This command concerning the daily sacrifice deviates from the thematic framework of Sefer Shemot as a whole. Sefer Shemot is characterized by the preparations for construction of the Mishkan, not its content (which is the subject of Sefer Vayikra). Chapters 6-7 of Sefer Vayikra, dealing with the sacrifices and uttered (according to the end of chapter 7) at Sinai, are nevertheless located in Sefer Vayikra because matters related to fixed sacrifices must logically appear after the setting up of the Mishkan rather than prior to it. But here, in our verses, the Torah commands us concerning the daily sacrifice, which is part of the service in the Mishkan after its construction. As we know, this parasha has a parallel in Sefer Bamidbar, among the other fixed public sacrifices. Hence, the parasha in chapter 29 of Sefer Shemot is not telling us something that we would otherwise not know. This makes our question even more pressing: the natural location for the unit discussing the daily sacrifice is in Sefer Bamidbar, amongst the list of other sacrifices. Undoubtedly, the command is recorded here for a particular reason, and not for the sake of conveying the details of the sacrifice. What is this special reason?

 

At first glance it is clear that the command concerning the altar is connected to the sanctification of the altar discussed at the end of chapter 29. Moreover, the closing verses also award a special place to the altar. Three entities are to be sanctified:

- the Tent of Meeting

- the altar

- Aharon and his sons

 

The altar has a unique status and importance. It is not difficult to understand why this is so: even prior to the Mishkan, altars existed. Avraham and Yaakov built altars; Bnei Yisrael built an altar at the foot of Mount Sinai. The altar is not necessarily bound up with the Mishkan, nor with the Divine Presence: "In every place where I cause My Name to be mentioned, I shall come to you and bless you."

 

Likewise, the Mishkan is not necessarily connected to the altar. Its main purpose is "that I may dwell in their midst"; it is a sort of "house" for the Divine Presence. We may therefore define these elements as follows:

 

The altar serves human needs: We offer sacrifices in order to atone, to give thanks, or to ask for mercy.

 

The Mishkan serves a Divine need, as it were.  The Holy One desired a place to dwell in the physical world.

 

But the Torah binds these two entities together. The altar is located facing the entrance of the Tent of Meeting. We do not sacrifice to God wherever we choose, but only next to His House; there He receives our sacrifices. The Torah here describes the dual revelation, upon the altar and in the Mishkan:

 

(42) "A BURNT OFFERING FOR ALL YOUR GENERATIONS AT THE ENTRANCE TO THE TENT OF MEETING BEFORE GOD, where I shall meet with you to speak with you there.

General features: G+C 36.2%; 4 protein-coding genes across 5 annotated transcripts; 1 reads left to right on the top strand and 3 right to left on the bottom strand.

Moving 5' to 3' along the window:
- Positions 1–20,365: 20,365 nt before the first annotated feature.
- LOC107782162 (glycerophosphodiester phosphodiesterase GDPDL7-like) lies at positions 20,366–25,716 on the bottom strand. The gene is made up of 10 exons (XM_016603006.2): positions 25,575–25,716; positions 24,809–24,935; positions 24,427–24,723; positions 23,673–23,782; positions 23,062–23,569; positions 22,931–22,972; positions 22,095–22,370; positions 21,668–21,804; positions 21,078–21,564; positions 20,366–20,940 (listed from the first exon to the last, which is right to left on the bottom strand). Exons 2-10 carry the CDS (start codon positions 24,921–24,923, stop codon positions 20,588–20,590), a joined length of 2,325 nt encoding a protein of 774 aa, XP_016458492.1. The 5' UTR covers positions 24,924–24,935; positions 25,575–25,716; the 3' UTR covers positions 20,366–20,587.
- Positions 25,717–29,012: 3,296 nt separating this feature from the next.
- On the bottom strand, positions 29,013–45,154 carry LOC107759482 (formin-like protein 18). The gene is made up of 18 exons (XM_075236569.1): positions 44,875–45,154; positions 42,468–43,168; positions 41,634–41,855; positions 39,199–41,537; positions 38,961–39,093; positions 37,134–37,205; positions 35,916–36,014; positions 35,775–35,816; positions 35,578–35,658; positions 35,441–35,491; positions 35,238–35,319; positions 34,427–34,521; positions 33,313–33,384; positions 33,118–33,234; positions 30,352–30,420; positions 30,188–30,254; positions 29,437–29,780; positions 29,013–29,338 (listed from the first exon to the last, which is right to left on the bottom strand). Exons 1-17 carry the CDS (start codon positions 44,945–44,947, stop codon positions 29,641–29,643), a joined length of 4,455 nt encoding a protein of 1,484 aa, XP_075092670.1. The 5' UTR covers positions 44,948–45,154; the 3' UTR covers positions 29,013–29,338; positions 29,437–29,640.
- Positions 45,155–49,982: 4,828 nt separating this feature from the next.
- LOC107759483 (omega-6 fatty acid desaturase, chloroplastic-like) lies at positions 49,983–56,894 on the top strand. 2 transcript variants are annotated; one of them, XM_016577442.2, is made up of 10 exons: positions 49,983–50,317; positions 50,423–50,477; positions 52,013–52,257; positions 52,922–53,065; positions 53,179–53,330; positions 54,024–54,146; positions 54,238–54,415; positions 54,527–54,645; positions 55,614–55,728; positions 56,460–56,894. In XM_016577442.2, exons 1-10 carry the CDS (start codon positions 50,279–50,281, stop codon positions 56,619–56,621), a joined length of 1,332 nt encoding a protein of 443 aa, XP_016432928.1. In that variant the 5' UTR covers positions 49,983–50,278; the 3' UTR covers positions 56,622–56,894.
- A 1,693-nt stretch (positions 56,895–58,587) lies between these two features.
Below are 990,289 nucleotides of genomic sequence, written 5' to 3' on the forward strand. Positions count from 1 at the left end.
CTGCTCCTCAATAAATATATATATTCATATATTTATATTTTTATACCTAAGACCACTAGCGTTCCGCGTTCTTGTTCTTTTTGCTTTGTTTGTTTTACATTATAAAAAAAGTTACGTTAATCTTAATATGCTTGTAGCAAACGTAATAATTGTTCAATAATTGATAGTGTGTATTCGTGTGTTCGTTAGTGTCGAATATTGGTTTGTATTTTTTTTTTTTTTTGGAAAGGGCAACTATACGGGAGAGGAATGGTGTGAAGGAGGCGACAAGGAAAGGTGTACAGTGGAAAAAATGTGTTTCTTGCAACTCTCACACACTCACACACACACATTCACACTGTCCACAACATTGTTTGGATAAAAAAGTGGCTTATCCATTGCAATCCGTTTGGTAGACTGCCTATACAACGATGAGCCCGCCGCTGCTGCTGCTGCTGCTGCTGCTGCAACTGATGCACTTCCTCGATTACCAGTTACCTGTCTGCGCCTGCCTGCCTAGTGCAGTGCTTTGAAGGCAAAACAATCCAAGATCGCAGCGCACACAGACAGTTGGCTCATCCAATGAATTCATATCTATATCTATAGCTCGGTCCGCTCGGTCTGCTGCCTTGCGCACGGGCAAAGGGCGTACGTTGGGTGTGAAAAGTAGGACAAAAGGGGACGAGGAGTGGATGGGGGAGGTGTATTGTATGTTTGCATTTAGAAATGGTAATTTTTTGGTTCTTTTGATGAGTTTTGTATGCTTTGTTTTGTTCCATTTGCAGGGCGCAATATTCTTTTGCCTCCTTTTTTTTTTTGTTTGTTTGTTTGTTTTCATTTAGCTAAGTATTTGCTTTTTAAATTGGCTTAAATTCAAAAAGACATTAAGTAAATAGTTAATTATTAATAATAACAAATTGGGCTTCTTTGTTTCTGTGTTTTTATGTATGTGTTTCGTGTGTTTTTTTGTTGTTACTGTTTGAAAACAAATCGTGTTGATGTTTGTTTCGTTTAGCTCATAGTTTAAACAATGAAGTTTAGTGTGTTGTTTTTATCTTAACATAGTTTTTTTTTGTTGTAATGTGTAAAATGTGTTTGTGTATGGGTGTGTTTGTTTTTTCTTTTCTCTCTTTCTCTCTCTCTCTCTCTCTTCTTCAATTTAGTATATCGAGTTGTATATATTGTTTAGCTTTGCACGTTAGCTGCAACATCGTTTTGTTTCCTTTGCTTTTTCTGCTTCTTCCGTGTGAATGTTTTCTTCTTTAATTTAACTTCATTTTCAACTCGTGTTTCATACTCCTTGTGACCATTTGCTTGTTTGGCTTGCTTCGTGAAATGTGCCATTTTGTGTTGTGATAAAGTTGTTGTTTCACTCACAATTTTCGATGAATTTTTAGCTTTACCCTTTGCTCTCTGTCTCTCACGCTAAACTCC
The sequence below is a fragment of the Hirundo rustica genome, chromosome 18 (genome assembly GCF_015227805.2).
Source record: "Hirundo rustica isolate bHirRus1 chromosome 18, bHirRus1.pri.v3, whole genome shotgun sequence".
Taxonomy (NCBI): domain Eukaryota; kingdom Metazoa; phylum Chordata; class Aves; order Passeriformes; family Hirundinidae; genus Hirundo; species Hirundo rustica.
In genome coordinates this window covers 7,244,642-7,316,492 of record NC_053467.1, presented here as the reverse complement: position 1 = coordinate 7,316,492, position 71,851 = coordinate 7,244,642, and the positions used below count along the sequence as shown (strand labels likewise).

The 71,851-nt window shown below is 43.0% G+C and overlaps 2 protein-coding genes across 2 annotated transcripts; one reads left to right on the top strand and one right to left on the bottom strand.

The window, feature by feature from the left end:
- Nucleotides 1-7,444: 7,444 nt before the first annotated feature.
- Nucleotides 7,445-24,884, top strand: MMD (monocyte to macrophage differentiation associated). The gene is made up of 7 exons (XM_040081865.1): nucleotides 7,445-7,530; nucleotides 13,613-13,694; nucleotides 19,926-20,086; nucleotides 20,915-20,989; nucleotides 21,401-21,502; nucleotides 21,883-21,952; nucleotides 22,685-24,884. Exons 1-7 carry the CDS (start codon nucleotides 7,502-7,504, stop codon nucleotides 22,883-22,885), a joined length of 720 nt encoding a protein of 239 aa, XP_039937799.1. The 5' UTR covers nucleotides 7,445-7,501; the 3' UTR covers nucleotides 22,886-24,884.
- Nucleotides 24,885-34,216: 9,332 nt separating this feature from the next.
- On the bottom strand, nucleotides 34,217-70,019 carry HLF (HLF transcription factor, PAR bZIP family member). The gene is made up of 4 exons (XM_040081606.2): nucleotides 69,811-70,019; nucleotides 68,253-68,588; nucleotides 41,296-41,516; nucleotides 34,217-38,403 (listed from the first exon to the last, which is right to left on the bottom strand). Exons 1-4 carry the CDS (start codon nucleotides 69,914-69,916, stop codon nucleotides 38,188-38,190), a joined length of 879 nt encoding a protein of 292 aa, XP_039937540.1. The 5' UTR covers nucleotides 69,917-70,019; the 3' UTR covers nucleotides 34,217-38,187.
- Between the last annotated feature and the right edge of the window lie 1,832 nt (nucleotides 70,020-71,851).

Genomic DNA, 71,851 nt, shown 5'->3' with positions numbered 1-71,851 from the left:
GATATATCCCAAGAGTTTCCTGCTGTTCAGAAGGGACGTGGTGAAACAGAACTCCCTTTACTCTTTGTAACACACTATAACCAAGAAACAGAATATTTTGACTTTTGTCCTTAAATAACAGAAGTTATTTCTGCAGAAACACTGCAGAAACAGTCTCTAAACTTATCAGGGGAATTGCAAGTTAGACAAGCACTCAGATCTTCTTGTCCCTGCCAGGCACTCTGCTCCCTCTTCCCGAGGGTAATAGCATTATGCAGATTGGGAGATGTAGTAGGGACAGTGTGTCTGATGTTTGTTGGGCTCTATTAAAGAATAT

(43) And I shall meet with Bnei Yisrael there, AND IT SHALL BE SANCTIFIED BY MY GLORY."

 

These two verses, as I see it, bear a simple chiastic structure:

 

The first and last arms speak about the altar; thus, the expression. "It shall be sanctified by My glory," refers to the altar.

 

The second and third limb talk about encounter; they refer to the Tent of Meeting itself. This conclusion arises from the fact that they accompany the expression, "Tent of Meeting before God."

 

In other words, the text is talking about two separate revelations: one in the Tent of Meeting, the other upon the altar [2].

 

If we look further on and try to understand how this Divine promise is realized, we discover the following:

 

"The cloud covered the Tent of Meeting, and God's glory filled the Mishkan.

And Moshe could not enter the Tent of Meeting, for the cloud rested upon it, and the cloud of God's glory filled the Mishkan" (Shemot 40:35).

 

Indeed, God revealed Himself in the Tent of Meeting. As the Torah tells us, the purpose of the revelation in the Tent of Meeting is the encounter itself. Still, Moshe is unable to enter the Tent of Meeting – just as he was not able to ascend Mount Sinai while the Divine glory rested upon it (see Shemot 24 [3]) until God called to him: "He called to Moshe," as we read at the beginning of Sefer Vayikra.

 

But the revelation of God's glory upon the altar, as promised at the end of chapter 29, has not yet happened.

 

This answers several of the questions that we posed above. Moshe knew that God would sanctify by His glory the altar, as well. He saw how God had made His Presence rest upon the Mishkan, and thus he knew that he had to embark on preparations for the dedication of the altar. The dedication of the altar depends upon God's initiative – i.e., the appearance of His glory. It seems that the order of the text should not be changed without compelling reason; thus, the order of events is as follows:

 

a.            Completion of the construction of the Mishkan

b.            Revelation of God's glory in the Mishkan (1st of Nissan)

c.            Command as to the sacrifices (which precedes the revelation of God's glory upon the altar, in order that it will be ready for the service)